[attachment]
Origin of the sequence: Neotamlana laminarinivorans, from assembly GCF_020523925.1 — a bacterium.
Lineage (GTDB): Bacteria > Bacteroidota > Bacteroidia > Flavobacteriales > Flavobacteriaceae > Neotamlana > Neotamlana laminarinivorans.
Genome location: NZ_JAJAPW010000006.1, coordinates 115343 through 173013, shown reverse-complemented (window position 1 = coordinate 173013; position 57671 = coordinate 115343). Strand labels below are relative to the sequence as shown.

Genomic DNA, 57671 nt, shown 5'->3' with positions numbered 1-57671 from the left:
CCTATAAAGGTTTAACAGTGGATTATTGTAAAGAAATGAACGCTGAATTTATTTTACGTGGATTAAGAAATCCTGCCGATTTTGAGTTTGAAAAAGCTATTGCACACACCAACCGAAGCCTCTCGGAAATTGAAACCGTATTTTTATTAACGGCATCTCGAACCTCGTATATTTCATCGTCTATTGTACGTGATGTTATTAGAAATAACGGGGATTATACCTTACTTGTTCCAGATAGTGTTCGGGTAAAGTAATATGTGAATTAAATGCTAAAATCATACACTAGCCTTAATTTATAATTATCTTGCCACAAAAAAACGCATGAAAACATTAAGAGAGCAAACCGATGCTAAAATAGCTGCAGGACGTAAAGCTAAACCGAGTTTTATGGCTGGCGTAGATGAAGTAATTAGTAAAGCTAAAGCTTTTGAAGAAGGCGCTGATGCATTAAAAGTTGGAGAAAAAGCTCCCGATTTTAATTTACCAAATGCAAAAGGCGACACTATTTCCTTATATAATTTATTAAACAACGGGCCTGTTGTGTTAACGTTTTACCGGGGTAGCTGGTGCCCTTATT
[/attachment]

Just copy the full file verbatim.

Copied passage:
Origin of the sequence: Neotamlana laminarinivorans, from assembly GCF_020523925.1 — a bacterium.
Lineage (GTDB): Bacteria > Bacteroidota > Bacteroidia > Flavobacteriales > Flavobacteriaceae > Neotamlana > Neotamlana laminarinivorans.
Genome location: NZ_JAJAPW010000006.1, coordinates 115343 through 173013, shown reverse-complemented (window position 1 = coordinate 173013; position 57671 = coordinate 115343). Strand labels below are relative to the sequence as shown.

Genomic DNA, 57671 nt, shown 5'->3' with positions numbered 1-57671 from the left:
CCTATAAAGGTTTAACAGTGGATTATTGTAAAGAAATGAACGCTGAATTTATTTTACGTGGATTAAGAAATCCTGCCGATTTTGAGTTTGAAAAAGCTATTGCACACACCAACCGAAGCCTCTCGGAAATTGAAACCGTATTTTTATTAACGGCATCTCGAACCTCGTATATTTCATCGTCTATTGTACGTGATGTTATTAGAAATAACGGGGATTATACCTTACTTGTTCCAGATAGTGTTCGGGTAAAGTAATATGTGAATTAAATGCTAAAATCATACACTAGCCTTAATTTATAATTATCTTGCCACAAAAAAACGCATGAAAACATTAAGAGAGCAAACCGATGCTAAAATAGCTGCAGGACGTAAAGCTAAACCGAGTTTTATGGCTGGCGTAGATGAAGTAATTAGTAAAGCTAAAGCTTTTGAAGAAGGCGCTGATGCATTAAAAGTTGGAGAAAAAGCTCCCGATTTTAATTTACCAAATGCAAAAGGCGACACTATTTCCTTATATAATTTATTAAACAACGGGCCTGTTGTGTTAACGTTTTACCGGGGTAGCTGGTGCCCTTATT